HIGHLAND PARK, Mich. (WXYZ) — The city of Highland Park will return a building it seized more than 16 months ago and later offered to return to its owners if they purchased the city two new police vehicles.
The reversal comes one day after a 7 Action News investigation revealing the deal that city leaders called “rotten” and was resisted even by the city’s own police officers.
“They offer to give us (the) building back for two police cars,” said Justyna Kozbial who, along with her husband Matt, owned the property.
After seizing the 13,000 square foot building, which was formerly a church until it closed, city attorney Terry Ford said Highland Park would return it if the Kozbials bought the city two new Ford vehicles totaling nearly $70,000 for its police department. The couple would also have to stop growing marijuana in the building.
The Kozbials didn’t purchase the vehicles, and later sued the city in an attempt to regain their building.
Today, their attorney Marc Deldin said he received a call from city attorney Terry Ford informing him that the building will now be released. No reason was given.
“The property on Hamilton is going be returned to my client,” Deldin said. “There’s clearly no respect of the constitution or people’s rights. But there appears to be a fear of the media, because it took a call from you and a story for them to do the right thing.”
“That should have been done 17 months ago.”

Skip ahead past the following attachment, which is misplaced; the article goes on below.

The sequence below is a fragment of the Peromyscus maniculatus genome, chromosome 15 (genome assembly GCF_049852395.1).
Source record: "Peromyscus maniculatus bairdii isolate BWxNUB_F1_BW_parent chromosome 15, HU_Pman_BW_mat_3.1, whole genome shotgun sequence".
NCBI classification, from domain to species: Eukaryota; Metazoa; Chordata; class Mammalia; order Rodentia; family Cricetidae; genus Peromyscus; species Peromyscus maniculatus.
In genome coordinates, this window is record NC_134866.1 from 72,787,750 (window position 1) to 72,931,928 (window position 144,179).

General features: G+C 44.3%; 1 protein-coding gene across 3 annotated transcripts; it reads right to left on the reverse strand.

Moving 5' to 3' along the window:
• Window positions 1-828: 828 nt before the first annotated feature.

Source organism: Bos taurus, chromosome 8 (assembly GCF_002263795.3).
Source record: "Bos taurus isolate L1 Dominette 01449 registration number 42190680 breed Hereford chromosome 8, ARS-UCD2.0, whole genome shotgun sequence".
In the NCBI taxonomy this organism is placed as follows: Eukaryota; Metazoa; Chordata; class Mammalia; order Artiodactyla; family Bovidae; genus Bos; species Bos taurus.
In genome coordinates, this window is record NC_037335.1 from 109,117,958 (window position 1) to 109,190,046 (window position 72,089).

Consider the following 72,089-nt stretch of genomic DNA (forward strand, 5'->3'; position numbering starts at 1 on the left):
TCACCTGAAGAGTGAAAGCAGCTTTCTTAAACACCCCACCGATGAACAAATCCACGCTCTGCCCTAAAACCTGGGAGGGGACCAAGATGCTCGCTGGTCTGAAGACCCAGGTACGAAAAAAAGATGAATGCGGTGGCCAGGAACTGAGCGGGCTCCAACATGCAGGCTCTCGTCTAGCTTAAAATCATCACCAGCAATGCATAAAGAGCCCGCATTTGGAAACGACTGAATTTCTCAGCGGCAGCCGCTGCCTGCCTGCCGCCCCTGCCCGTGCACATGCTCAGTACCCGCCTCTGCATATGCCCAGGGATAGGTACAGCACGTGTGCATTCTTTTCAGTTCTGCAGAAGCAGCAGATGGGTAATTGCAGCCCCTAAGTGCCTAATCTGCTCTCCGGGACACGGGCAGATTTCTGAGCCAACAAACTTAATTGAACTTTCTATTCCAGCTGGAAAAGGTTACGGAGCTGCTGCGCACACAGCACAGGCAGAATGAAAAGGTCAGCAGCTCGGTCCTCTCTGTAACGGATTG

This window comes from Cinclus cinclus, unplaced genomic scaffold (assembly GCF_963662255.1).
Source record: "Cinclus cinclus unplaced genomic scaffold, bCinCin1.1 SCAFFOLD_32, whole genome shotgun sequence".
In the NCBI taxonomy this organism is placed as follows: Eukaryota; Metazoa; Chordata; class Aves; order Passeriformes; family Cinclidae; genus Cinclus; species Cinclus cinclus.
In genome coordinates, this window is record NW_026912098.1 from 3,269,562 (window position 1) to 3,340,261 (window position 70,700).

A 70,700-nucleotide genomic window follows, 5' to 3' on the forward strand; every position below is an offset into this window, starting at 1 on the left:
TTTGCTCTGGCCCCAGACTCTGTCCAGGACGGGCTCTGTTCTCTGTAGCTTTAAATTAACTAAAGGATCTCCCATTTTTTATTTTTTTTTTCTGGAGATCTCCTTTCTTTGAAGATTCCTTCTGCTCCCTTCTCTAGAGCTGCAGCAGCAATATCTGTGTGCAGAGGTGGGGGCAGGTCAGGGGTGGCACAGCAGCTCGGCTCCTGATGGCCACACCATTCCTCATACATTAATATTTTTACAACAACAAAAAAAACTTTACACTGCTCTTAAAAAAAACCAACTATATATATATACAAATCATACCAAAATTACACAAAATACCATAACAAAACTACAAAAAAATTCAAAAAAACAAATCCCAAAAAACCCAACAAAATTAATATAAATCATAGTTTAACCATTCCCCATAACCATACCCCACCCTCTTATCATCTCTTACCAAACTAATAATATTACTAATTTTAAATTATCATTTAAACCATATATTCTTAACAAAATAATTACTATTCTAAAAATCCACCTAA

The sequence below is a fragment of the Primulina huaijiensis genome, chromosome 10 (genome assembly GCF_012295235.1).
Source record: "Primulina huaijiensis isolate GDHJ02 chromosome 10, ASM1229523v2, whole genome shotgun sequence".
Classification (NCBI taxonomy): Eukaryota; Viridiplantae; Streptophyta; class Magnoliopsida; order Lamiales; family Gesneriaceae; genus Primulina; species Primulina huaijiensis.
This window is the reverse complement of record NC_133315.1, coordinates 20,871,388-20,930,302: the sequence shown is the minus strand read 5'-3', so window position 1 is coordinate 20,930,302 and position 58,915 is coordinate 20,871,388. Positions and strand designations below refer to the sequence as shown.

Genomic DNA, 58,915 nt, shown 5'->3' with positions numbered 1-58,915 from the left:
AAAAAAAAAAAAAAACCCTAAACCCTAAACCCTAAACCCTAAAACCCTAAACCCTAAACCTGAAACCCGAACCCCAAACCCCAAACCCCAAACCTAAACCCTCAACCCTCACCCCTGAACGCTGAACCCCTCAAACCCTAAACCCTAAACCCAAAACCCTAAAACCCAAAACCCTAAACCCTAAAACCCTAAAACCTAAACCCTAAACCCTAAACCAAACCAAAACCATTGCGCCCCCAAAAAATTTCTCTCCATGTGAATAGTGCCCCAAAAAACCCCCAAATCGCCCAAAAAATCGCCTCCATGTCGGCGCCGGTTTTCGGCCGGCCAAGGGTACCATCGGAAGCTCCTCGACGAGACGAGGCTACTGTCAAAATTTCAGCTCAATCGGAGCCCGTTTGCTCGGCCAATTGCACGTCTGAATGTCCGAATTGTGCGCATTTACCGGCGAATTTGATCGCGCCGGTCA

Ford could not be immediately reached for comment.
Forfeiture attorneys contacted by 7 Action News said Highland Park’s request was highly unusual, if not unheard-of.
“The problem with it is we’ve always alleged that...it’s policing for profit, that the police are going to make all this money off of that," said attorney William Maze, who has handled dozens of forfeiture cases in his career. “Well, this is saying that out loud.”
Despite seizing the property, some city leaders seemed unclear on basic facts surrounding the case.
Mayor Yopp, for instance, told 7 Investigator Ross Jones that the Kozbials had been criminally charged over their use of the building.
“My city attorney charged them, as far as I know,” he told Jones earlier this month.
Through a spokeswoman, Wayne County Prosecutor Kym Worthy's office confirms that the city’s warrant request has not been acted on.
Other elected leaders in Highland Park expressed outrage over the mayor and city attorney’s behavior.
VIEW EXTENDED VIDEO OF INTERVIEW WITH HIGHLAND PARK MAYOR YOPP
“That’s rotten,” said City Council President Carlton D. Clyburn. “I mean, that’s not the way to do it.”
Clyburn is also running to be the city’s next mayor. Yopp will not be seeking another term.
“There’s a word for that: extortion,” Clyburn said. “You can’t just negotiate like that because there’s a process.”
Even though they’re getting their building back, the Kozbials lawsuit against the city continues. It’s unclear what it might end up costing taxpayers, but for the cash-strapped city, any price would be too high.
“It’s sad,” Deldin said. “It’s sad that the people of Highland Park have to live with an administration that has no respect for constitutional rights, but a fear of the media.”
Contact 7 Investigator Ross Jones at email@example.com or at (248) 827-9466.